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Price elasticity of demand has to do with whether a change in price causes a great change in quantity demanded or a small change. If the price goes up and the quantity demanded changes only a little, we say that demand is inelastic. If the quantity demanded changes a lot, we say that demand is elastic.
Demand is unitary elastic (or unit elastic) when the change in quantity demanded is exactly equal to the change in price. If the price of the product goes up by 10%, the quantity demanded goes down by 10%. If the price goes down by 5%, the quantity demanded goes up by 5%. Therefore, if the demand for the product is unit elastic, a change in price will not cause any change in total revenues.
When a change in demand is greater than the change in price, the demand on the product or good is said to be elastic. When a product is elastic, slight changes in price lead to huge changes in the demand of the product. Many goods and services not necessity items, are usually highly elastic. To determine the elasticity of the demand of a product, the percent change in quantity is divided by the percent change in price. When this equation is calculated, the answer reveals a product's elasticity. If the answer to the equation is equal to or greater than one, the product is considered elastic.
Inelastic refers to the change in demand being less than the change in price on the product or good. Products considered inelastic are typically products people consider necessities. Changes in prices do not change the demand for the product very much. When the elasticity equation is calculated, goods that are considered inelastic have an answer that is less than one.
Goods that are considered unitary in terms of elasticity are goods that result in no effect in demand even when prices change. There are few goods ever considered unitary, but products such as medicine or utilities can sometimes reach this point. No matter what prices are charged, people find a way to purchase the goods, regardless. Companies selling goods that are unitary often make large profits because people consider these goods a necessity above all other goods.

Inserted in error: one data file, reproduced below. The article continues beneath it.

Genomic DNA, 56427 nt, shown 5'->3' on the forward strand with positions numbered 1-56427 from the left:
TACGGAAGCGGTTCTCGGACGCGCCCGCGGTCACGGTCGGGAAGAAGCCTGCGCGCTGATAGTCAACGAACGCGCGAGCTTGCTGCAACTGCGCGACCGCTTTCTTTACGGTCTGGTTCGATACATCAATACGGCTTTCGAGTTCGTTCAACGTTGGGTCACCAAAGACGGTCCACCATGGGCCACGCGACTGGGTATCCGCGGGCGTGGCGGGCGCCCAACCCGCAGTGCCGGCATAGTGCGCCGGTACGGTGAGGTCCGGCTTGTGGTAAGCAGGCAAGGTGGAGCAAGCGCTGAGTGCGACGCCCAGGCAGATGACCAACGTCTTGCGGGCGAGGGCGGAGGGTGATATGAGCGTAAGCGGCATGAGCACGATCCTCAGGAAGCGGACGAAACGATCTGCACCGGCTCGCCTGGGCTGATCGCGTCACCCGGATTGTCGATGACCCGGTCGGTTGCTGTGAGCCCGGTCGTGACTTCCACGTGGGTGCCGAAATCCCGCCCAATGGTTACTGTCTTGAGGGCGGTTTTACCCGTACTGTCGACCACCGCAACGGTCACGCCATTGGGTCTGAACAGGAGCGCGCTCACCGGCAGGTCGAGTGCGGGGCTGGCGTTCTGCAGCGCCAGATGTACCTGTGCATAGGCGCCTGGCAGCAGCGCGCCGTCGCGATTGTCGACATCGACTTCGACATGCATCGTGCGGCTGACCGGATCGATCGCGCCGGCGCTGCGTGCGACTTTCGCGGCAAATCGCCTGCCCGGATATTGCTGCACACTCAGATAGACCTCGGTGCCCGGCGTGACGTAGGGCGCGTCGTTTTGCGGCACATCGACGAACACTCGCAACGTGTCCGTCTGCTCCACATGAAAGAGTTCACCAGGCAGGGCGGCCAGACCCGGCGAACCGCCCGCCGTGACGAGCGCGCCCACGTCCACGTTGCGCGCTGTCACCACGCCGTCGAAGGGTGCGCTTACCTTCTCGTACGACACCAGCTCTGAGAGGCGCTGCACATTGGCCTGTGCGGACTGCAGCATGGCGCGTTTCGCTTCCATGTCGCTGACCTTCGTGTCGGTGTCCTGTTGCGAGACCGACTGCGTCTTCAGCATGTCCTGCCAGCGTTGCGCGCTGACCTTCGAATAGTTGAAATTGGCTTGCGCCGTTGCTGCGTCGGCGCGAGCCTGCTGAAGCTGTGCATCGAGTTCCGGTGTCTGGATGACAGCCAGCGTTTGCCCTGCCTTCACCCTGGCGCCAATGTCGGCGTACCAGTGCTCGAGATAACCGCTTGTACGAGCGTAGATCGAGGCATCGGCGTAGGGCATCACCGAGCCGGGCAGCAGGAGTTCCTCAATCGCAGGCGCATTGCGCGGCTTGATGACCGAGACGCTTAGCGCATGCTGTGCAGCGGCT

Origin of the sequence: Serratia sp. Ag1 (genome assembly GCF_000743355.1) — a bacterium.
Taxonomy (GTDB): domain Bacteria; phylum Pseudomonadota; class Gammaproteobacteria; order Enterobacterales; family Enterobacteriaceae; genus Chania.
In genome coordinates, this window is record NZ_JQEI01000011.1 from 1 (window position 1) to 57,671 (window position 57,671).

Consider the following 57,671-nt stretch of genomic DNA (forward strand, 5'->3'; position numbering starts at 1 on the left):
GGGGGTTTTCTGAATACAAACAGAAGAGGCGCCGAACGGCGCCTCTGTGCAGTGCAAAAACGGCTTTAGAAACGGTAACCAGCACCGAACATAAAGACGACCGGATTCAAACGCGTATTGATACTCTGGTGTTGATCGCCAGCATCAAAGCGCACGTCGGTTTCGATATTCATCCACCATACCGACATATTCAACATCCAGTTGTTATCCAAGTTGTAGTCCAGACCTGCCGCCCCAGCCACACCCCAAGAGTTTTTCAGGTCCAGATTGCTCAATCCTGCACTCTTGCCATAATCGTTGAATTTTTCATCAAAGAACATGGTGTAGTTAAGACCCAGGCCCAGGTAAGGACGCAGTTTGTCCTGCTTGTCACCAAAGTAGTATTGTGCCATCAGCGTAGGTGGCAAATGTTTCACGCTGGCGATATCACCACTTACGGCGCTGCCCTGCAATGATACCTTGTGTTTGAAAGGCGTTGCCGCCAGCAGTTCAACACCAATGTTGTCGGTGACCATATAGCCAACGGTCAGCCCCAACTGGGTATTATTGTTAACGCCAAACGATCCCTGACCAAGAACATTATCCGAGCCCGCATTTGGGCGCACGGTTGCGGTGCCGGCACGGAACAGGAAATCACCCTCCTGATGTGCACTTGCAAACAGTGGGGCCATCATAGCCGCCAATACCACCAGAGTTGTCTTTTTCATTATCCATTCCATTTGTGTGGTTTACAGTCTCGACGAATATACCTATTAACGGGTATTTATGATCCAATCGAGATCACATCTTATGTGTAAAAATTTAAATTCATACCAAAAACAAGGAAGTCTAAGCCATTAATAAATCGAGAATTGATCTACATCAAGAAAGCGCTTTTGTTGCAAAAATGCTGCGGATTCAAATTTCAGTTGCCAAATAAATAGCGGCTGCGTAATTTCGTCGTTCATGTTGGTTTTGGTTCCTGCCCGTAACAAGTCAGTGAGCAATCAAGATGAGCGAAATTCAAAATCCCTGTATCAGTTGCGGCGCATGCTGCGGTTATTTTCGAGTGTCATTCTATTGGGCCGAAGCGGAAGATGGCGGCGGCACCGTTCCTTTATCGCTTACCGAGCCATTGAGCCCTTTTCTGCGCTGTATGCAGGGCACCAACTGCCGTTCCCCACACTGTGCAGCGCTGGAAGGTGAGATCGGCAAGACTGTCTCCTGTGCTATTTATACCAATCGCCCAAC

The elasticity of goods is controlled by three main factors. The availability of substitutes is the first factor. Goods that can be substituted easily tend to be more elastic. For example if the price of donuts goes up significantly, people may start purchasing Danishes instead. Therefore the demand of donuts decreases significantly because people are substituting Danishes for donuts. The amount of income available to spend is another factor. When a person's income remains the same and an item they regularly purchase doubles, the person may no longer be able to afford to purchase the item. Timing is the last factor. For products that a person remains buying no matter what the price is -- is a huge factor in price elasticity. Cigarettes are an obvious example. People may continue to smoke even if the price per pack of cigarettes rises 100 percent. The person also may cut back and eventually quit because of the price.
Price elasticity of demand measure the responsiveness of percentage change in quantity demanded to a percentage change in price.
If a price elasticity of demand gives a figure which is exactly 1 this would mean unitary elasticity of demand shown by a rectangular hyperbola. It is when a percentage change in price results an equal percentage change in quantity demanded.
EG:- A percentage change in price of product C by 1% would change the quantity demanded by one person.
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